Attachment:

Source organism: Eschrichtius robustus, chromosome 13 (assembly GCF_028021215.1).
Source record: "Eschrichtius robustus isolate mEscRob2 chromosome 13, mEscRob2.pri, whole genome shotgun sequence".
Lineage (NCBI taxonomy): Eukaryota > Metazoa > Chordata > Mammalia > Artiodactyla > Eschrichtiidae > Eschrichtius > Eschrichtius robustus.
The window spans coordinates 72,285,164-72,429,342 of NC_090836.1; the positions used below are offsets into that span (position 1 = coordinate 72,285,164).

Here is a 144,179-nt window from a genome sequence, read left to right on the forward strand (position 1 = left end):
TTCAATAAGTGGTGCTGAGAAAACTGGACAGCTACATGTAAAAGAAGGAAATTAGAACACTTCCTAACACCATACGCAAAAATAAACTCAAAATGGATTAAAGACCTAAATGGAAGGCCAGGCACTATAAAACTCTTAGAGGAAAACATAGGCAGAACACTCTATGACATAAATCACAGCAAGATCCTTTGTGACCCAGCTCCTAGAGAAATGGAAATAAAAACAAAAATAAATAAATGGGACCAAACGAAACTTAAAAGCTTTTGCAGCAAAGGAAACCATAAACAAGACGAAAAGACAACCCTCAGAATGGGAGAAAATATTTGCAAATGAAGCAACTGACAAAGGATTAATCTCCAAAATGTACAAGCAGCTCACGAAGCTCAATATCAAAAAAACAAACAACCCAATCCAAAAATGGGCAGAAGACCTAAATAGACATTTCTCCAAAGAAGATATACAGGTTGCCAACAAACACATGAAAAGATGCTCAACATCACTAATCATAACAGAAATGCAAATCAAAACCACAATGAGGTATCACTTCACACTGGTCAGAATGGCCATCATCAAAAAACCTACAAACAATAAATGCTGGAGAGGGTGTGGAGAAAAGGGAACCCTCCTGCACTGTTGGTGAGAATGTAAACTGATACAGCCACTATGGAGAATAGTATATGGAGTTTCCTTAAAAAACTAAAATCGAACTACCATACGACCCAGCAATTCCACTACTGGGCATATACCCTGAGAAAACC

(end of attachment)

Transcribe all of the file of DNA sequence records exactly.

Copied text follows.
Source organism: Eschrichtius robustus, chromosome 13 (assembly GCF_028021215.1).
Source record: "Eschrichtius robustus isolate mEscRob2 chromosome 13, mEscRob2.pri, whole genome shotgun sequence".
Lineage (NCBI taxonomy): Eukaryota > Metazoa > Chordata > Mammalia > Artiodactyla > Eschrichtiidae > Eschrichtius > Eschrichtius robustus.
The window spans coordinates 72,285,164-72,429,342 of NC_090836.1; the positions used below are offsets into that span (position 1 = coordinate 72,285,164).

Here is a 144,179-nt window from a genome sequence, read left to right on the forward strand (position 1 = left end):
TTCAATAAGTGGTGCTGAGAAAACTGGACAGCTACATGTAAAAGAAGGAAATTAGAACACTTCCTAACACCATACGCAAAAATAAACTCAAAATGGATTAAAGACCTAAATGGAAGGCCAGGCACTATAAAACTCTTAGAGGAAAACATAGGCAGAACACTCTATGACATAAATCACAGCAAGATCCTTTGTGACCCAGCTCCTAGAGAAATGGAAATAAAAACAAAAATAAATAAATGGGACCAAACGAAACTTAAAAGCTTTTGCAGCAAAGGAAACCATAAACAAGACGAAAAGACAACCCTCAGAATGGGAGAAAATATTTGCAAATGAAGCAACTGACAAAGGATTAATCTCCAAAATGTACAAGCAGCTCACGAAGCTCAATATCAAAAAAACAAACAACCCAATCCAAAAATGGGCAGAAGACCTAAATAGACATTTCTCCAAAGAAGATATACAGGTTGCCAACAAACACATGAAAAGATGCTCAACATCACTAATCATAACAGAAATGCAAATCAAAACCACAATGAGGTATCACTTCACACTGGTCAGAATGGCCATCATCAAAAAACCTACAAACAATAAATGCTGGAGAGGGTGTGGAGAAAAGGGAACCCTCCTGCACTGTTGGTGAGAATGTAAACTGATACAGCCACTATGGAGAATAGTATATGGAGTTTCCTTAAAAAACTAAAATCGAACTACCATACGACCCAGCAATTCCACTACTGGGCATATACCCTGAGAAAACC